CHARACTERS OF CHRISTMAS: Mary - Trusting Impossibilities

Pastor Terry Inman



There are two versions of the Christmas story in the New Testament? Matthew tells Joseph’s story and Luke tells Mary’s story. Matthew tells the story like a man would tell it. Luke emphasizes the things a woman might consider important. They are the primary Characters of Christmas. 

Last week we talked about Joseph who had to make some hard decisions. Today we will re-tell Mary’s story for what we can learn about trusting impossibilities. 

What do we know about Mary from Luke’s gospel? Here is a brief rundown: First, her father’s name was Eli. Second, she had a sister named Salome. Third, she had a relative named Elizabeth. Fourth, she is young. Fifth, she is poor. Sixth, she is a devout believer in God. Seventh, she is very much in love. 

That last one is a key to the story. Mary is a typical teenager in love. She may have been as young as 12 or 13; she might have been as old as 18-19. If we said, sweet 16 and never been kissed it wouldn’t be too far off. 

Here’s today’s Christmas cameo featuring Mary. It is written by Amanda Higgins and performed by our own Laura Bean. 

As I mentioned last week Mary and Joseph were spoken for. They were officially “pledged” or betrothed. That meant that Mary had formally agreed to marry Joseph but the “wedding” had not yet taken place. 

Between the “pledge” and the “wedding feast” was a period usually lasting six months to a year. During that period the couple was considered married. They were called husband and wife but they did not live together and did not consummate their marriage physically. 

Mary is probably anticipating the greatest event of her life. She can hardly think of anything else. She is working on the guest list, the decorations, the food, the music, what she will wear and hospitality for out of town guests. Mary had never been happier. This was an exciting time of her life. 

Then she meets Gabriel her new wedding planner from another world! 

It is right at this point that God breaks in. He is about to ask an unknown teenage girl to take part in something that is shocking, scandalous and humanely impossible. What God asks Mary to do changes her life forever! 

The happy dreams of a beautiful wedding are now seriously altered. No wedding dress. It would reveal way too much. No temple ceremony and weeklong celebration--there would be way too many questions for that. At this moment of truth even her marriage to Joseph was threatened. 

She would get married, but not before the rumors spread through the countryside. The celebration would be scaled way back, private and quite. It would really be too much to expect her family and friends to understand this lonely couple’s explanation for a pre-marital pregnancy. 

Luke a respected physician, who clearly understood reproductive biology, tells us how it all happened. “In the sixth month, God sent the angel Gabriel to Nazareth, a town in Galilee, to a virgin pledged to be married to a man named Joseph, a descendant of David. The virgin’s name was Mary."  Luke 1.26-27 (NIV) 

These two verses with dates, names and places set the historical framework. This is not myth or magic, this is an incredible event that really happened. Mary was actually visited by an angel with a name. 

We know him from an earlier visit to Zechariah the elderly priest. Gabriel was God’s press secretary. He stood in the presence of God ready to deliver critically important messages. 

There is also a real-time and place. Mary’s relative Elizabeth was already six months along in her impossible pregnancy. The location of this unusual visitation is Mary’s hometown Nazareth. It’s on the map. You can Google it! We also know this live encounter with the angel of the Lord happened sometime during their marriage preparation. Unbelievable!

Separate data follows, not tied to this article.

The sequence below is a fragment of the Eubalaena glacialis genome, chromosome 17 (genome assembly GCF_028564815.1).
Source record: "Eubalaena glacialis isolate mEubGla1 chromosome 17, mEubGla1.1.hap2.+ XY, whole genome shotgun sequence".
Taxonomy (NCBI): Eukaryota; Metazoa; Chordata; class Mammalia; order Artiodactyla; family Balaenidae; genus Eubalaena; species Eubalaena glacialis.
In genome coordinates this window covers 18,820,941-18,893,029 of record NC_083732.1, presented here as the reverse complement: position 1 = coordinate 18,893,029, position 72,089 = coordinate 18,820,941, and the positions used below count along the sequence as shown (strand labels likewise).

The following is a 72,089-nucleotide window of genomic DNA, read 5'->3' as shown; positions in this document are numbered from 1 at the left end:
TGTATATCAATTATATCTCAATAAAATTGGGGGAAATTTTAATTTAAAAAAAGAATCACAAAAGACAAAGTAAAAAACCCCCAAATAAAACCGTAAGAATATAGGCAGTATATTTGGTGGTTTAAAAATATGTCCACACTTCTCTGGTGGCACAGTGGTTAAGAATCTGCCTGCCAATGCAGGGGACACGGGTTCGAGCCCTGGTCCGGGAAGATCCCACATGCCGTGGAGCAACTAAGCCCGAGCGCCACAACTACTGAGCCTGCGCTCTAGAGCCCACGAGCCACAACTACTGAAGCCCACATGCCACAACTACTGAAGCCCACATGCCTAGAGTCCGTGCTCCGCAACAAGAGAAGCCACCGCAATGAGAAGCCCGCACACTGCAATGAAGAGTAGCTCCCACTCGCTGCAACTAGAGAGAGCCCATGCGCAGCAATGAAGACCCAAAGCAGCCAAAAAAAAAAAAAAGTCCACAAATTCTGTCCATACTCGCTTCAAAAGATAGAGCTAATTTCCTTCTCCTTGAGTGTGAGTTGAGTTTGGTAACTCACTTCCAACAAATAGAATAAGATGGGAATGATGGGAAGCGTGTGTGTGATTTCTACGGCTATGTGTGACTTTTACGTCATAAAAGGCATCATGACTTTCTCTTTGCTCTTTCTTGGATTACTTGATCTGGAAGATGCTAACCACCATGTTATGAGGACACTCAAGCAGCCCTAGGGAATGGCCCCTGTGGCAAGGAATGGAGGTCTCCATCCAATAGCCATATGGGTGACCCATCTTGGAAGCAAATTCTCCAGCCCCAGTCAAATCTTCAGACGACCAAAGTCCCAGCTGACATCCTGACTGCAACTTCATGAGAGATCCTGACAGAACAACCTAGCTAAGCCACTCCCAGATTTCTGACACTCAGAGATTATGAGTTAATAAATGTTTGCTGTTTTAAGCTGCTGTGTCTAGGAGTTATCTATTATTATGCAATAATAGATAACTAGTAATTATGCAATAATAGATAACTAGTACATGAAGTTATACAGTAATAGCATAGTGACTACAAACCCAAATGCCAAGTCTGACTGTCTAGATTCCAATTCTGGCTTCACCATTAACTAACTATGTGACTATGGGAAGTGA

These two verses also stress two facts about Mary. First, she is a virgin. Verse 27 mentions that fact twice. The Greek word involved leaves no room for doubt on that issue. It means a young woman of marriageable age who has never had sexual relations with a man. Second, she has no idea what is about to happen. Mary is completely in the dark, clueless that her life is about to be radically changed forever.

Mary may have been raised not to talk to strangers but she now has the weirdest conversation of her life and Gabriel does most of the talking! He doesn’t ask if she would like to be pregnant he tells her she already is. 

He says three different things to her and she responds to what he says. Each time we see how Mary begins to trust in the God of the impossible! Supernatural is a compound word, super and natural. God is super and we are natural. That’s how he does stuff though us humans. 

Now we don’t exactly know what time this happened. We know Joseph was dreaming when he received heaven’s heads up. This could have been in the middle of the afternoon while Mary was sweeping the dust off the front path, wringing out laundry or carrying water. 

Maybe she was helping tidy things up before her father and fiancée got home from work. She can’t wait to share three more wedding ideas she is contemplating with Joseph during their evening stroll around the village.

When boom! Outa nowhere there’s a sensitive but imposing--not from around here—guy with a message from God. He spoke and she spooked! 

“Greetings, you who are highly favored! The Lord is with you.” (v. 28) Mary was stunned; she had no idea of what to make this. What if an unearthly visitor appeared to you with, “Hi, this is your lucky day, you have been selected for a special little blessing”! How would your respond? 

In verse 29 Luke says, “Mary was greatly troubled at his words and wondered what kind of greeting this might be.” After all, it’s two o’clock in the afternoon; she’s sixteen years old, anticipating her wedding day, and dreaming of Joseph and their long walk together. Now a total stranger says something really bizarre to her. No wonder she wondered! 

But that’s not the half of it. Without a pause, Gabriel proceeds to tell her something that had to freak her out.  He tells her she’s going to have a baby, and not just any baby. She’s going to give birth to the Son of God! 

Listen again these words we have heard over and over. But this time, remember that you are 16, deeply in love, sweeping the porch or wringing out laundry. You don’t have any inkling of what you are about to hear: